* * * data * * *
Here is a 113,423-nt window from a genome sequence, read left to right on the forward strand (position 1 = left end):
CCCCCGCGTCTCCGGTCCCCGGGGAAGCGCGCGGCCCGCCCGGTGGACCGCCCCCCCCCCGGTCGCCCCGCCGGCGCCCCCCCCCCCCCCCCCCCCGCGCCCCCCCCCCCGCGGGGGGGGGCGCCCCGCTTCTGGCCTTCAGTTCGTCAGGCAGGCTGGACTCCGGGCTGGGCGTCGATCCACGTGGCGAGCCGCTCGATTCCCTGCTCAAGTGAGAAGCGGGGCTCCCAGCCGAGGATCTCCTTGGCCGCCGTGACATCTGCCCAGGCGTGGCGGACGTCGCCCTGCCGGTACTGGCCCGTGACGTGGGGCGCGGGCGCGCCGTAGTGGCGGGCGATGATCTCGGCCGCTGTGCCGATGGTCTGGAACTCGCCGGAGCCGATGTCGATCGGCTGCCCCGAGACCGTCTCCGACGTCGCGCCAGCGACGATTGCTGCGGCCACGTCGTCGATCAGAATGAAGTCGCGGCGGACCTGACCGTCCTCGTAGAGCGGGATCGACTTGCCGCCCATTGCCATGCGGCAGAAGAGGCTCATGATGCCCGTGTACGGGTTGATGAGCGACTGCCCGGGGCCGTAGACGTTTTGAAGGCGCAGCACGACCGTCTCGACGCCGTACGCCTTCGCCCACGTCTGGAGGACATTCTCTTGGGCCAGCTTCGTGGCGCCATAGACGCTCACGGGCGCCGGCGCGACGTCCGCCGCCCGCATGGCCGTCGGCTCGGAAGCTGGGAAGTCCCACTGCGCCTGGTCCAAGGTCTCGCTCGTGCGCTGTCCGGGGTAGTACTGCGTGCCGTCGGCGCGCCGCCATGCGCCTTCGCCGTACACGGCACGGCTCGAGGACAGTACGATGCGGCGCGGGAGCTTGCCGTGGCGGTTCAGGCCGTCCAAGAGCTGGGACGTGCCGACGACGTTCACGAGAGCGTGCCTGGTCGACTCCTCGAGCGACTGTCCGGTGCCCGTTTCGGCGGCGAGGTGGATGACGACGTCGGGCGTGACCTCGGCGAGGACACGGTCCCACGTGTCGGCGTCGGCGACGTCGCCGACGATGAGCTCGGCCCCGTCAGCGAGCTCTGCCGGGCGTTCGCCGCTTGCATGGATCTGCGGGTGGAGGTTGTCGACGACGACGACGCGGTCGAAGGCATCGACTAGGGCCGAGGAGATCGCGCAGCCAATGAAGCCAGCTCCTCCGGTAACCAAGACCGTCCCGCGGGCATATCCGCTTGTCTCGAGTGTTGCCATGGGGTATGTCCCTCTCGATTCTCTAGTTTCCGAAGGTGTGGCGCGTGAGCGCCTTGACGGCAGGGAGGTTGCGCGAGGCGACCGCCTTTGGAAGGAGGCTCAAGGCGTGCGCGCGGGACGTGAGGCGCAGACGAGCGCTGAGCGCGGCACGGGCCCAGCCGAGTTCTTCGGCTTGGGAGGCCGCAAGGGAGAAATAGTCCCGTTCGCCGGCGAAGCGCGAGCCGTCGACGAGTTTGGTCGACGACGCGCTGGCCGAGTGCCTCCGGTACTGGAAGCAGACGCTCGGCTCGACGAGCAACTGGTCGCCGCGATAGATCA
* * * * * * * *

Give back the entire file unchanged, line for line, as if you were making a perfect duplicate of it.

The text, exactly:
Here is a 113,423-nt window from a genome sequence, read left to right on the forward strand (position 1 = left end):
CCCCCGCGTCTCCGGTCCCCGGGGAAGCGCGCGGCCCGCCCGGTGGACCGCCCCCCCCCCGGTCGCCCCGCCGGCGCCCCCCCCCCCCCCCCCCCCGCGCCCCCCCCCCCGCGGGGGGGGGCGCCCCGCTTCTGGCCTTCAGTTCGTCAGGCAGGCTGGACTCCGGGCTGGGCGTCGATCCACGTGGCGAGCCGCTCGATTCCCTGCTCAAGTGAGAAGCGGGGCTCCCAGCCGAGGATCTCCTTGGCCGCCGTGACATCTGCCCAGGCGTGGCGGACGTCGCCCTGCCGGTACTGGCCCGTGACGTGGGGCGCGGGCGCGCCGTAGTGGCGGGCGATGATCTCGGCCGCTGTGCCGATGGTCTGGAACTCGCCGGAGCCGATGTCGATCGGCTGCCCCGAGACCGTCTCCGACGTCGCGCCAGCGACGATTGCTGCGGCCACGTCGTCGATCAGAATGAAGTCGCGGCGGACCTGACCGTCCTCGTAGAGCGGGATCGACTTGCCGCCCATTGCCATGCGGCAGAAGAGGCTCATGATGCCCGTGTACGGGTTGATGAGCGACTGCCCGGGGCCGTAGACGTTTTGAAGGCGCAGCACGACCGTCTCGACGCCGTACGCCTTCGCCCACGTCTGGAGGACATTCTCTTGGGCCAGCTTCGTGGCGCCATAGACGCTCACGGGCGCCGGCGCGACGTCCGCCGCCCGCATGGCCGTCGGCTCGGAAGCTGGGAAGTCCCACTGCGCCTGGTCCAAGGTCTCGCTCGTGCGCTGTCCGGGGTAGTACTGCGTGCCGTCGGCGCGCCGCCATGCGCCTTCGCCGTACACGGCACGGCTCGAGGACAGTACGATGCGGCGCGGGAGCTTGCCGTGGCGGTTCAGGCCGTCCAAGAGCTGGGACGTGCCGACGACGTTCACGAGAGCGTGCCTGGTCGACTCCTCGAGCGACTGTCCGGTGCCCGTTTCGGCGGCGAGGTGGATGACGACGTCGGGCGTGACCTCGGCGAGGACACGGTCCCACGTGTCGGCGTCGGCGACGTCGCCGACGATGAGCTCGGCCCCGTCAGCGAGCTCTGCCGGGCGTTCGCCGCTTGCATGGATCTGCGGGTGGAGGTTGTCGACGACGACGACGCGGTCGAAGGCATCGACTAGGGCCGAGGAGATCGCGCAGCCAATGAAGCCAGCTCCTCCGGTAACCAAGACCGTCCCGCGGGCATATCCGCTTGTCTCGAGTGTTGCCATGGGGTATGTCCCTCTCGATTCTCTAGTTTCCGAAGGTGTGGCGCGTGAGCGCCTTGACGGCAGGGAGGTTGCGCGAGGCGACCGCCTTTGGAAGGAGGCTCAAGGCGTGCGCGCGGGACGTGAGGCGCAGACGAGCGCTGAGCGCGGCACGGGCCCAGCCGAGTTCTTCGGCTTGGGAGGCCGCAAGGGAGAAATAGTCCCGTTCGCCGGCGAAGCGCGAGCCGTCGACGAGTTTGGTCGACGACGCGCTGGCCGAGTGCCTCCGGTACTGGAAGCAGACGCTCGGCTCGACGAGCAACTGGTCGCCGCGATAGATCA